Review Summary: By catering to their fans' wishes, Chevelle have released their heaviest album...
Looking back on the nu-metal scene that flourished during the mid-to-late ‘90s until the early ‘00s, the bands that still exist or most importantly sound relevant can be counted on one hand’s fingers. Chevelle have been catapulted to stardom with Wonder What’s Next
and its string of hits. The album is a heavy, tensed affair, but at the same time, criticized for keeping things simple and radio-friendly at times. Otherwise, for such a young band back then, it was and remains a surprising achievement. Lucky for us, the Loefflers decided to use that constructive criticism and add layers or expand formulas on following records. With such rarely seen consistency, instantly recognizable and groovy features, This Type of Thinking (Could Do Us In)
, Vena Sera
& Sci-Fi Crimes
cemented their reputation as one of the best acts of the genre (perhaps surpassed only by Deftones at their finest hours). A couple of years ago, the guys managed to once more impress and even surprise everybody with La Gargola
, their best effort in a long time. One of their heaviest affairs at the moment, the LP saw them focusing on riffs more than melody, while also creating a horror-inspired theme throughout. More than ever, it felt conceived as an album rather than just standalone tracks.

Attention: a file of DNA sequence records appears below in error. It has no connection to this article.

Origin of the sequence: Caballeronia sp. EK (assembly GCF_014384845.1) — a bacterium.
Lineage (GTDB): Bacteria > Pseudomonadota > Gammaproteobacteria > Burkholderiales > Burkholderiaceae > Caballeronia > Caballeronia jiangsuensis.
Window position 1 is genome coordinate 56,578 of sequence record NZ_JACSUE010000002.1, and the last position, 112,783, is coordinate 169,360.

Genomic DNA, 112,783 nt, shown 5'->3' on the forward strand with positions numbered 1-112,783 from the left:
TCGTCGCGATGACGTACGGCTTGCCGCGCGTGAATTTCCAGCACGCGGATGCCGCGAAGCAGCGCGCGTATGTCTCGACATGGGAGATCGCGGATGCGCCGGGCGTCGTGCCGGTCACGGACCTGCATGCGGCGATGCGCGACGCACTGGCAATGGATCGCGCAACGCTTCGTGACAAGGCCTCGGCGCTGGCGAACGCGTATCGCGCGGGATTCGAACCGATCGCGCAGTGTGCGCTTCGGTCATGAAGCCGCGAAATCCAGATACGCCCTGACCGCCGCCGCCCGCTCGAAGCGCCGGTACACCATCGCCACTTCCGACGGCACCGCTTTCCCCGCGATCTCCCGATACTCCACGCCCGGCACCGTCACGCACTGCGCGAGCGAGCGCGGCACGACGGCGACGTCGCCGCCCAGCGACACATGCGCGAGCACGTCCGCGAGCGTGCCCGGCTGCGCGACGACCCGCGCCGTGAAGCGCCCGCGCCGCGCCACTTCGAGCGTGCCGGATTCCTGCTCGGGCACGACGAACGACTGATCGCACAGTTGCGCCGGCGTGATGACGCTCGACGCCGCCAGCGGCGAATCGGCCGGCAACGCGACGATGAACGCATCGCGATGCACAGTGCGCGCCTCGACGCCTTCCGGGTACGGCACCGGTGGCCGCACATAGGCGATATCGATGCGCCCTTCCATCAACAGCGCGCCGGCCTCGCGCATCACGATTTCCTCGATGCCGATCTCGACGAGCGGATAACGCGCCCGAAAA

As fans fully embraced its dirty grooves and uncanny vibe, Pete & Co. catered to their wishes and rapidly compiled a new set of songs whose starting points were the current level of distortion. I insisted above on the breakthrough record, because I’d describe The North Corridor
as Wonder What’s Next
filtered through La Gargola
’s sound. Of course, there are features from other LPs, however, the attention clearly went again on the riffage, yet the tone often harkens back to the former. Plus, the band switched back to openly discussing several social/media issues hidden beneath sub-plots created in the latter. Opener, ‘Door to Door Cannibals’ is a perfect example of the mix I wanted to emphasize on. Starting like an old-school nu metal track, Chevelle rapidly jump to the present with grinding verses, stop-start choruses all with a fat, fuzzy tone. Then, a cool wah solo takes over the middle 8, before reverting to the main rhythm. Moreover, ‘Enemies’ turned out as one of the most manic cuts in their catalog. The punk-inspired drums and staccato guitar lines burst into a syncopated riff, whereas the frustrated ditty, ‘Young Wicked’ rids the brooding segments to boot-stomp your face. Pete has always brought forth issues of the modern world, whether it was about the environment, dark corners of people’s minds (such as depression, anxiety and the consequences of pushing someone to the limits) or media’s influence (among others), but lately his message has become increasingly adamant to stick in your head, akin to the heavier music. He rightfully complains about organized religion brainwashing people, old/new generations not giving a *** about ecological disasters affecting us all, as well as the faulty nature of relationships between people. Still, there’s always enough room for interpretation in the lyrics, so that you can find different meanings on subsequent listens.